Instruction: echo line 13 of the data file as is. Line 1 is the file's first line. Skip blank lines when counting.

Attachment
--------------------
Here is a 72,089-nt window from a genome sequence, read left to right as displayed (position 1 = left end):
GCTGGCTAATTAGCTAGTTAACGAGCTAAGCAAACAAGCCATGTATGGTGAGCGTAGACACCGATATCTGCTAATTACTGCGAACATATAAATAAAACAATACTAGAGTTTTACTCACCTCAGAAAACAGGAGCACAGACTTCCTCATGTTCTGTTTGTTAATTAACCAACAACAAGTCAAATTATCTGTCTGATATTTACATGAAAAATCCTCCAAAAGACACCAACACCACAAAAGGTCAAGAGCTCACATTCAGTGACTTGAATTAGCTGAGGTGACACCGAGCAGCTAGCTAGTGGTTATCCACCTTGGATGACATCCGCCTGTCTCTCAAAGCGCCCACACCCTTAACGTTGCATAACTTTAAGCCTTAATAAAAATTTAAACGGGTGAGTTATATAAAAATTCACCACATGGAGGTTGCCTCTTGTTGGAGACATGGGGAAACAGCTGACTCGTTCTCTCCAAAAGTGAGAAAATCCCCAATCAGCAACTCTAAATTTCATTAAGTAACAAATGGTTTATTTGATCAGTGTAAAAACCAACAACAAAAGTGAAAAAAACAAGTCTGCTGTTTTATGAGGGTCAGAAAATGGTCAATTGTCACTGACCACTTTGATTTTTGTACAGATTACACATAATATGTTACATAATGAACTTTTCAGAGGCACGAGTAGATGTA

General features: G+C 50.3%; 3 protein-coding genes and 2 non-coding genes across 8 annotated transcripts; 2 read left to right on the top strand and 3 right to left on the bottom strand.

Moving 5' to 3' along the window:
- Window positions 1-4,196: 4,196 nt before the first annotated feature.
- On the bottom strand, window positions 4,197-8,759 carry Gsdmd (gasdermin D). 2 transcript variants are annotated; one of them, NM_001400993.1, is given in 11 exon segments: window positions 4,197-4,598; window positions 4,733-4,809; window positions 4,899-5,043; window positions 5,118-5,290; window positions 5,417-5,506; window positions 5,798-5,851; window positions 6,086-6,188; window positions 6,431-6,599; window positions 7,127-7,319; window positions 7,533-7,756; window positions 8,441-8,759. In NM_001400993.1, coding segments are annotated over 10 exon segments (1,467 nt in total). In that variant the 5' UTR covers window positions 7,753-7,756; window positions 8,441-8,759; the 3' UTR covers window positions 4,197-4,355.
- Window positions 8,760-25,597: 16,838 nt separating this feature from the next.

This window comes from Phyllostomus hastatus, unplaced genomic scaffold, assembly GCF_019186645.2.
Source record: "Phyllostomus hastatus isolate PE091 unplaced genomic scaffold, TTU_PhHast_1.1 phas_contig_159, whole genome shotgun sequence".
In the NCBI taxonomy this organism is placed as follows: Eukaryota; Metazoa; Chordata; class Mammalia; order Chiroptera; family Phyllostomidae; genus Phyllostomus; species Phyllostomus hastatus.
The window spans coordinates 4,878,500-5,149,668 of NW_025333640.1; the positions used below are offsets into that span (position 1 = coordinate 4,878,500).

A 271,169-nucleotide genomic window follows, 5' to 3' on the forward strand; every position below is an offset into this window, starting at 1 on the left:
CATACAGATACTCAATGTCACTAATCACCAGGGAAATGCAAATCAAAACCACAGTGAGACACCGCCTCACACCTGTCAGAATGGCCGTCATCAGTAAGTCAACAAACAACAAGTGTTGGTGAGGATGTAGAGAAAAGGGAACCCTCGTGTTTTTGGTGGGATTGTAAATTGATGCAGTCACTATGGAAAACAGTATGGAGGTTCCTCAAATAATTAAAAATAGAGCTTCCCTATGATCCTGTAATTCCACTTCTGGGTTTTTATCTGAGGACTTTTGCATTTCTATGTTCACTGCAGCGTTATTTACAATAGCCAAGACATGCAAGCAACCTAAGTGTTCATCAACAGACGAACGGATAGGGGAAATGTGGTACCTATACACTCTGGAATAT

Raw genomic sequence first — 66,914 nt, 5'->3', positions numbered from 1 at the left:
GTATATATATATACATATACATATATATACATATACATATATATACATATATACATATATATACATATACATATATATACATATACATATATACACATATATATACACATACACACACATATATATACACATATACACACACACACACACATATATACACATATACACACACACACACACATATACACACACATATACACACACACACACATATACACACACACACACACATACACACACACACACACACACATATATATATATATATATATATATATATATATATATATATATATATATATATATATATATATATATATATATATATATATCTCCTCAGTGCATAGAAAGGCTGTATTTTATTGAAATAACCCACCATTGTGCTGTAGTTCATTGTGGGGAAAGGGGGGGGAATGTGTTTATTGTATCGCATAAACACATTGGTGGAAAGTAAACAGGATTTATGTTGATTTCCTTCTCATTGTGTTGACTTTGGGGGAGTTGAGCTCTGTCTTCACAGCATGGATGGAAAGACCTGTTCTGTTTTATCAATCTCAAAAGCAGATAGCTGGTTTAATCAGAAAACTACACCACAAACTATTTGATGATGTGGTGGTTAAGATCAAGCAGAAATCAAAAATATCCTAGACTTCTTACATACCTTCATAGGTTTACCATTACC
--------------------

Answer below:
CATACAGATACTCAATGTCACTAATCACCAGGGAAATGCAAATCAAAACCACAGTGAGACACCGCCTCACACCTGTCAGAATGGCCGTCATCAGTAAGTCAACAAACAACAAGTGTTGGTGAGGATGTAGAGAAAAGGGAACCCTCGTGTTTTTGGTGGGATTGTAAATTGATGCAGTCACTATGGAAAACAGTATGGAGGTTCCTCAAATAATTAAAAATAGAGCTTCCCTATGATCCTGTAATTCCACTTCTGGGTTTTTATCTGAGGACTTTTGCATTTCTATGTTCACTGCAGCGTTATTTACAATAGCCAAGACATGCAAGCAACCTAAGTGTTCATCAACAGACGAACGGATAGGGGAAATGTGGTACCTATACACTCTGGAATAT